Twins do very well in Span trade

Span fills a need for the Nats, but the Twins filled a bigger need by trading him. Peter G. Aiken/US Presswire

The Washington Nationals didn't get much production from their non-wunderkind outfielders in 2012, so adding Denard Span and sliding Bryce Harper to right makes the team better by a couple of wins in 2013. The price they paid was heavy, though, with the Minnesota Twins receiving Alex Meyer the kind of hard-throwing, high-upside arm their system lacks.

Span is a solid everyday player who has made himself into an above-average defender in center, a position where his modest bat will play even though he's not particularly patient and has well below-average power. Span's deal pays him a very reasonable $10.25 million total over the next two seasons, with a $9 million option for 2015, so the Nats get three years of control at affordable prices, and can walk away from Span right at the point where he's likely to start to see his value slip. In the interim, however, he gives them an average regular in center whose value will fluctuate with his BABIP.

He has quick wrists and has a handsy swing, putting the ball in play at a very high rate and using the whole field but rarely driving the ball for power. He's a plus runner who gains a few hits each year from his speed and has been worth a few extra runs a year on the bases as well. Yet even in his two highest-BABIP seasons, he's peaked at 4 wins above replacement (per FanGraphs), and the ups and downs of his batting average on balls in play can shave more than a win off that figure. That's still a good fit for a Nats team that lacked a true centerfielder.

For that, however, they gave up a very good pitching prospect in Meyer, who, if he stays healthy, could easily make the Nats regret this deal in the long run. Meyer is generally tabbed as a future reliever because he's primarily a two-pitch guy who, at 6-foot-7, has had trouble keeping his mechanics together, and comes from a slot below three-quarters. I can see all of those concerns and do think there's a chance Meyer ends up in relief, but I'm also somewhat optimistic that he can remain a starter -- and if he does, he'll likely be a very good one, pitching near the top of a rotation.

Meyer has touched 99 and can work at 92-97 even as a starter, with good life on the pitch due to his low slot, although his ground ball rates in pro ball have been just okay. His slider is filthy, a bona fide out pitch whether he starts or closes in the majors, while his changeup has improved to the point where it's probably a future-average pitch. (He hasn't shown any kind of platoon split so far in the minors anyway.) There's a good enough chance that he starts that I'd hate to give him up for three years of a league-average centerfielder unless my club was an immediate contender -- which the Nats are. For the Twins, this gives them the potential frontline starter they didn't see in the 2012 draft class, when they passed on Kevin Gausman and Mark Appel in favor of very high-upside prep center fielder Byron Buxton. Pair Meyer with the resurgent Kyle Gibson, who showed a plus mid-80s slider in the Arizona Fall League, and the Twins' future pitching situation looks a lot more promising.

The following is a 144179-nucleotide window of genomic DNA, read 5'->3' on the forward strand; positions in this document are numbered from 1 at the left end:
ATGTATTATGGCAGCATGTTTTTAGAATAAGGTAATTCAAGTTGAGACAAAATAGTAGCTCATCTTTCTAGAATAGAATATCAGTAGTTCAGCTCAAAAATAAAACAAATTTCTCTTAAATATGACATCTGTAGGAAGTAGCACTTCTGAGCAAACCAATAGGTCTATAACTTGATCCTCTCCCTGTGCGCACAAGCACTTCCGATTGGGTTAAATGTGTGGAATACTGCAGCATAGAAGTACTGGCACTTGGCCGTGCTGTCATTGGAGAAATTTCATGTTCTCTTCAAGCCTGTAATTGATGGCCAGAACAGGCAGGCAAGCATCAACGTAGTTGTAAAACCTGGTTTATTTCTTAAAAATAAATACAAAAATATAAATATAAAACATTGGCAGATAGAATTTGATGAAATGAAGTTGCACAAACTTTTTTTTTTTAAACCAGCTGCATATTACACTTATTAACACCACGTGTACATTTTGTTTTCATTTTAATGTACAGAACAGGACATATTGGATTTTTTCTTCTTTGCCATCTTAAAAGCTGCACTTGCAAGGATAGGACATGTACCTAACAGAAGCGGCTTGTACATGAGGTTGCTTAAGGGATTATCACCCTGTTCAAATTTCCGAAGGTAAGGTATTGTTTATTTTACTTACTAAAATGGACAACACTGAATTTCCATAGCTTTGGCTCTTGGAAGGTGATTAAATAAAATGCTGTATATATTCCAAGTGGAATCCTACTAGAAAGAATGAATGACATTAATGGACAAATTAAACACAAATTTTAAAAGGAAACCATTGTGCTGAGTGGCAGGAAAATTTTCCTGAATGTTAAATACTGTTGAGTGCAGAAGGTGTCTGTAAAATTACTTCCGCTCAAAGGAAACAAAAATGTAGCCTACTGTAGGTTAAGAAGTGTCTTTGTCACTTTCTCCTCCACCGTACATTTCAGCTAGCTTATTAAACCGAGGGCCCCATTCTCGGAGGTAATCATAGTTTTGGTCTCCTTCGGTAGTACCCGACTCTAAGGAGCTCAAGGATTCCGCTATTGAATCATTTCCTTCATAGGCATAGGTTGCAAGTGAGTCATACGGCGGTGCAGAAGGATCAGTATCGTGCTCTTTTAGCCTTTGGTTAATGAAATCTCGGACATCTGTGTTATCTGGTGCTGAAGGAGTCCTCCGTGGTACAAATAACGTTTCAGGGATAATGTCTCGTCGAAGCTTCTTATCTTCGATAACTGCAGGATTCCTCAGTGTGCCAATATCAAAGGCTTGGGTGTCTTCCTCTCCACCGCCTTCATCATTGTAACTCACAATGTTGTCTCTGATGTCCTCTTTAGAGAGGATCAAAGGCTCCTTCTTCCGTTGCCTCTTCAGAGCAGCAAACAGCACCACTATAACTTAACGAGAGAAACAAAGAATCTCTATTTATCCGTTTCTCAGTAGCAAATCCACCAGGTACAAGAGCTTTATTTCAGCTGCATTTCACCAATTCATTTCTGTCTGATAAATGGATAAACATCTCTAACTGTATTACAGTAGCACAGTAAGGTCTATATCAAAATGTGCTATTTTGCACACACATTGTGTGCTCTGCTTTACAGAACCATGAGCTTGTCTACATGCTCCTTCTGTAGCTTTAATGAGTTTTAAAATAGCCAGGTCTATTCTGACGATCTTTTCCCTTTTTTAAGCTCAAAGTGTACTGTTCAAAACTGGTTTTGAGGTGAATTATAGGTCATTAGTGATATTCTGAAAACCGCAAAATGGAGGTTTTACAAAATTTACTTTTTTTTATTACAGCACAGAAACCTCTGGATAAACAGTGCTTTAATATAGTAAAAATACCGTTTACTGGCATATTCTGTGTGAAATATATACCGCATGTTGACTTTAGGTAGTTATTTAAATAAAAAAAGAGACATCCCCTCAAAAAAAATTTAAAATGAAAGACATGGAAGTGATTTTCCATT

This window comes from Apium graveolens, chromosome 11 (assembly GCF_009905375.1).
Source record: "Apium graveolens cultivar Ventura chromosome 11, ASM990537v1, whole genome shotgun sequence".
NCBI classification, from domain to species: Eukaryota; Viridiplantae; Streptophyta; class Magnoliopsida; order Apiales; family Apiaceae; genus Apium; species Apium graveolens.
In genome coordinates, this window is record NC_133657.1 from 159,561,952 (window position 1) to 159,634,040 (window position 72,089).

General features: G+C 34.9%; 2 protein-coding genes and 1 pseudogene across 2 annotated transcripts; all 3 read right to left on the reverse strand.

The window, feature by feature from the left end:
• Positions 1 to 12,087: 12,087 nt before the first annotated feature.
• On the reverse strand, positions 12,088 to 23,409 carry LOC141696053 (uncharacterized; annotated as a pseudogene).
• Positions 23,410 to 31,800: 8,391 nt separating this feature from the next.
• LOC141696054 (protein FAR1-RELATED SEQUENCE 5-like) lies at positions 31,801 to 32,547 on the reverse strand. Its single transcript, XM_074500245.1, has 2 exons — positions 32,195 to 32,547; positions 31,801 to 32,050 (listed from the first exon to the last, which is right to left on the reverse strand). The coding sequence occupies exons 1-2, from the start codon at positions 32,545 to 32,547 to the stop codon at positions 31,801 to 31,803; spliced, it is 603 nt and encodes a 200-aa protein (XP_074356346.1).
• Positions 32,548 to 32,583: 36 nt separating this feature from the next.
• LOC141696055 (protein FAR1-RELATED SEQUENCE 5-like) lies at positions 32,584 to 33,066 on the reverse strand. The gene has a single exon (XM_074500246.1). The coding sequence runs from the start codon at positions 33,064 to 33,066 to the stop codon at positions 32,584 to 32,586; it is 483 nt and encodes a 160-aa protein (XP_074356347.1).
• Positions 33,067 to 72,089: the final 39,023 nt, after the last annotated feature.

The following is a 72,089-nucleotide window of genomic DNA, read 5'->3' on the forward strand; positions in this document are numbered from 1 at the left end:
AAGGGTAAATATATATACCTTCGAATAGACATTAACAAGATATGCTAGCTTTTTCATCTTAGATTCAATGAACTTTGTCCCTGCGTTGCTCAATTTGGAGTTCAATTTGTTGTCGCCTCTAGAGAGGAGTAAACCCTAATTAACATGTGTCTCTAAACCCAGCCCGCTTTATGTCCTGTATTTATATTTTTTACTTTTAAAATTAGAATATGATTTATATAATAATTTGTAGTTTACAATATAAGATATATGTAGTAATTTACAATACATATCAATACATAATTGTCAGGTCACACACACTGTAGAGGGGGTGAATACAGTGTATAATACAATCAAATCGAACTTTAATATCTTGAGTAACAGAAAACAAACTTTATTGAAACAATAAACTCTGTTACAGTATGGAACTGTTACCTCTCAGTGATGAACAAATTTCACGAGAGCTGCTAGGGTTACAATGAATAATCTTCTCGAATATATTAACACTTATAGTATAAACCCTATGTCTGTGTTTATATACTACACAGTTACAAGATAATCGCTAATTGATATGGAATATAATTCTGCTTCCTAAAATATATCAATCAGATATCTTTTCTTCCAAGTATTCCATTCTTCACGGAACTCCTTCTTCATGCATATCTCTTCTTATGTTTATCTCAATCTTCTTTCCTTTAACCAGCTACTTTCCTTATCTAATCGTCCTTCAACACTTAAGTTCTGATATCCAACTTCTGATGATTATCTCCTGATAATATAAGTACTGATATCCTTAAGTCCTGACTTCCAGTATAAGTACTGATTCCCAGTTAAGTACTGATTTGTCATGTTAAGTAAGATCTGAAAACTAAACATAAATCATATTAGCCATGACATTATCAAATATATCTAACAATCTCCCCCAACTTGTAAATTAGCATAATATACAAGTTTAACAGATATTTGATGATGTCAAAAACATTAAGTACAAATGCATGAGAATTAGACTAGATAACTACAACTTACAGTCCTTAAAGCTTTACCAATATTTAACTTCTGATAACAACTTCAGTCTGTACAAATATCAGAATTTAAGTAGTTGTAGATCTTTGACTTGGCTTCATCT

This does leave Washington's system fairly short on the pitching side at the moment. The Nats' best remaining starting pitching prospect, Luc Giolito, is out until next summer after Tommy John surgery, and while he projects as a potential No. 1 or No. 2 starter, he's probably five years away from major-league impact. Their next-best starter prospect, lefty Sammy Solis, is just coming back from the same operation. Nate Karns is the sleeper, with a plus fastball/curveball combo and a potentially plus changeup, but he's yet to reach Double-A at age 24. They're going to live or die with the pitching already on the big club, or whatever they can add through free agency, because they don't have much arriving soon and their tradeable assets are dwindling.

One other possible beneficiary of this deal is the Colorado Rockies, should they choose to move Dexter Fowler, a talented, athletic center fielder who doesn't have Span's speed or defensive value but has more offensive potential, especially in terms of power. The Rockies' direction isn't entirely clear to me, but Fowler's youth and affordability should net them a higher return than the strong one the Twins just got for Span.